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FIFA bans Afghan official in fallout of sexual abuse scandal

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ZURICH (AP) — In further fallout from a sexual abuse scandal, Afghanistan’s top soccer official was banned for five years Friday after failing to act on allegations made by women’s national team players.

FIFA said Sayed Aghazada will be removed from the Asian Football Confederation’s executive committee just months after he was elected. He was also fined 10,000 Swiss francs ($10,000).

“(Aghazada) was aware of this abuse and had the duty to report and prevent it,” FIFA said, adding that other soccer officials are still being investigated in the case.

As general secretary of the Afghanistan soccer federation, Aghazada worked with its now-disgraced president Keramuudin Karim.

Afghanistan women’s national team players had accused federation officials of sexual abuse and cover-ups for several years. FIFA banned Karim for life in June after he was accused by several players of “repeated sexual abuse.” He was also fined 1 million Swiss francs ($1 million).

Afghan judicial authorities and FIFA announced investigations last year when players went public with allegations, seeming frustrated with the pace of previously confidential inquiries.

Aghazada was elected in April to a four-year term on the Asian soccer confederation’s ruling committee despite the Afghan soccer body being subject to ongoing investigations. Before the elections, former FIFA vice president Prince Ali of Jordan had called on Afghan candidates to be barred while implicated.

Platini plans comeback, legal fight after 4-year FIFA ban

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NYON, Switzerland — Michel Platini is free to work in soccer again on Tuesday morning after his four-year ban by FIFA expires overnight.

The former UEFA president said Monday he is still unsure where and when he will return, and a comeback will likely force him to first pay FIFA a fine of 60,000 Swiss francs ($60,300) that is three years overdue.

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Platini told The Associated Press in an interview about his future plans: “I have some idea but it’s difficult to speak today.”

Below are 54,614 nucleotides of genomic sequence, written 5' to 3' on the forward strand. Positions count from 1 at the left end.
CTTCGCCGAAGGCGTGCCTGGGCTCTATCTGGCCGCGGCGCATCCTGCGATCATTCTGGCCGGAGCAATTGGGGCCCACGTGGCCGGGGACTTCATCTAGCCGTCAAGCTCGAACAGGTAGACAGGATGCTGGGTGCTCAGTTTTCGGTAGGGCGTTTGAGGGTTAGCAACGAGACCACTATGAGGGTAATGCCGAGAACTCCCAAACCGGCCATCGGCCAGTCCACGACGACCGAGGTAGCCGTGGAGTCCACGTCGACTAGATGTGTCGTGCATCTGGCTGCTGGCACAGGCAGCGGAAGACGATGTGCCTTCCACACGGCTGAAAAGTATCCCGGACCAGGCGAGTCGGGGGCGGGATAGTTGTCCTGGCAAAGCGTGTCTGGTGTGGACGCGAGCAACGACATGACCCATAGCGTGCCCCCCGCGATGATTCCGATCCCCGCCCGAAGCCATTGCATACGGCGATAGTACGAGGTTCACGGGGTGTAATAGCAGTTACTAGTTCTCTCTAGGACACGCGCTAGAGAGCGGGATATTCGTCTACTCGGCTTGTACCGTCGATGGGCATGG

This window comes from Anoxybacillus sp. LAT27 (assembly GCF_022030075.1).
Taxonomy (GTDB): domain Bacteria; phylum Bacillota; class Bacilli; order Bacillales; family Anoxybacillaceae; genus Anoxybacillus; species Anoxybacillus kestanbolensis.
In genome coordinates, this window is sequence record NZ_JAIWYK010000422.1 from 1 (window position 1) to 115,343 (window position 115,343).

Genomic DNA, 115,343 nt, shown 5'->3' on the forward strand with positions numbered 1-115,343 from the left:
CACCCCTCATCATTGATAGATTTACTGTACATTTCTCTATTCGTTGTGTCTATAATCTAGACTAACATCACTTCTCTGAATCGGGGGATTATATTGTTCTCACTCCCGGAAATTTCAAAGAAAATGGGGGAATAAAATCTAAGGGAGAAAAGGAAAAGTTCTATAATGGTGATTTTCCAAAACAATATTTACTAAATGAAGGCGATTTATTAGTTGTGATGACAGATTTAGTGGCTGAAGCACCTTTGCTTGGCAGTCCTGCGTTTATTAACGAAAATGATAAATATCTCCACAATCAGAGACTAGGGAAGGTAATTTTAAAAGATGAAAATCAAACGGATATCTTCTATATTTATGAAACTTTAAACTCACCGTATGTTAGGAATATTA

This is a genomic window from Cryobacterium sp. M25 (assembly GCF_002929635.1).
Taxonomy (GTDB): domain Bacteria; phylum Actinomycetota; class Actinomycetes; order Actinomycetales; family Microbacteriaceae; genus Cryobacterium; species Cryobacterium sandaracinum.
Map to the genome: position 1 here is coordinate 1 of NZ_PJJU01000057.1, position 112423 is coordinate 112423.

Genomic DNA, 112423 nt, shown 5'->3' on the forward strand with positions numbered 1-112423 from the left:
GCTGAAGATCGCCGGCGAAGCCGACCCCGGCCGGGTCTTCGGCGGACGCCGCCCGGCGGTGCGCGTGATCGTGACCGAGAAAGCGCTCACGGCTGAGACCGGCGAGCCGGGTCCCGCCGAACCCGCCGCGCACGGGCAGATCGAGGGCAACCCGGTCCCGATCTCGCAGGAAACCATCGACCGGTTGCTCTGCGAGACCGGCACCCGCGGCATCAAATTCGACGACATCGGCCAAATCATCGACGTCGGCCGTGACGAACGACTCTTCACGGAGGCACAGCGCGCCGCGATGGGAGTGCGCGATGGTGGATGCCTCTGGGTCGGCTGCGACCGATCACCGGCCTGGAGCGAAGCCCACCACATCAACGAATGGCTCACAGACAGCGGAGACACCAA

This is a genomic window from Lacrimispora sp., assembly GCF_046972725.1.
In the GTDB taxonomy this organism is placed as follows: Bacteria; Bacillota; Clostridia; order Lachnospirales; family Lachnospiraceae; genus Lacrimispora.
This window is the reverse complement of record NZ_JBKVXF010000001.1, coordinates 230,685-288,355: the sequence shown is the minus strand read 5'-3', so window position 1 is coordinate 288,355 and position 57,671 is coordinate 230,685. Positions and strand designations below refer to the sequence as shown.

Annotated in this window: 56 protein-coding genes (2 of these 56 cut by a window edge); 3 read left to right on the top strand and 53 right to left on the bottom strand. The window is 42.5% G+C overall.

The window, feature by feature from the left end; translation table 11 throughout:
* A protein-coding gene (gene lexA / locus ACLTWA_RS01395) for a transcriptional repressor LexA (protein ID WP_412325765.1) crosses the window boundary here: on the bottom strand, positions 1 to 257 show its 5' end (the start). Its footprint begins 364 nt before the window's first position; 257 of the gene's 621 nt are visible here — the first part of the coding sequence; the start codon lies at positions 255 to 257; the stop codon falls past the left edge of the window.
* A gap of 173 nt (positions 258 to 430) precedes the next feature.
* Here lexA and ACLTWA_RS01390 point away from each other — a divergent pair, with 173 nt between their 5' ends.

The 64-year-old Platini says he can “come back everywhere” but pointed out that the next elections for top roles at FIFA, UEFA and the French football association are “some years ahead.”

“I have time, if I come back to this” world, where he was once seen as the heir apparent to former FIFA President Sepp Blatter.

His current fight is still against the case of financial wrongdoing – and allegations linked to backdated FIFA salary and pension entitlement – that ended his bid to succeed Blatter. The charges were upheld so far by two FIFA judicial bodies, the Court of Arbitration for Sport and Switzerland’s supreme court.

Platini has challenged the Swiss federal ruling at the the European Court of Human Rights.

He says “that means I don’t pay this fine” while contesting the human rights case in Strasbourg in his native France.

That ongoing sense of injustice, and unpaid debt, could cause FIFA’s ethics committee to impede his return.

Platini suggests: “They will try to use what they want so that I don’t come back, I am sure.”

Soccer’s world body declined to comment Monday on its rules enforcing payment of fines.

FIFA did confirm that Blatter paid his fine of 50,000 Swiss francs ($50,250) first imposed in 2015.

Blatter is serving a six-year FIFA ban, upheld by CAS, for authorizing an uncontracted $2-million payment to Platini in 2011. Blatter also extended his former protege’s FIFA pension plan to add more than $1 million by 2015.

FIFA bans official for cash conflicts at youth World Cup

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ZURICH — FIFA banned an ally of disgraced former vice president David Chung for financial wrongdoing linked to Papua New Guinea hosting the Under-20 Women’s World Cup in 2016.

John Wesley Gonjuan was banned for two years, eight months on Friday and fined 50,000 Swiss francs ($50,250).

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Gonjuan was investigated after an audit revealed a conflict of interest with a company owned by Mr. Gonjuan and the receipt of an unjustified amount linked to the 2016 FIFA tournament. The amount of money was not specified.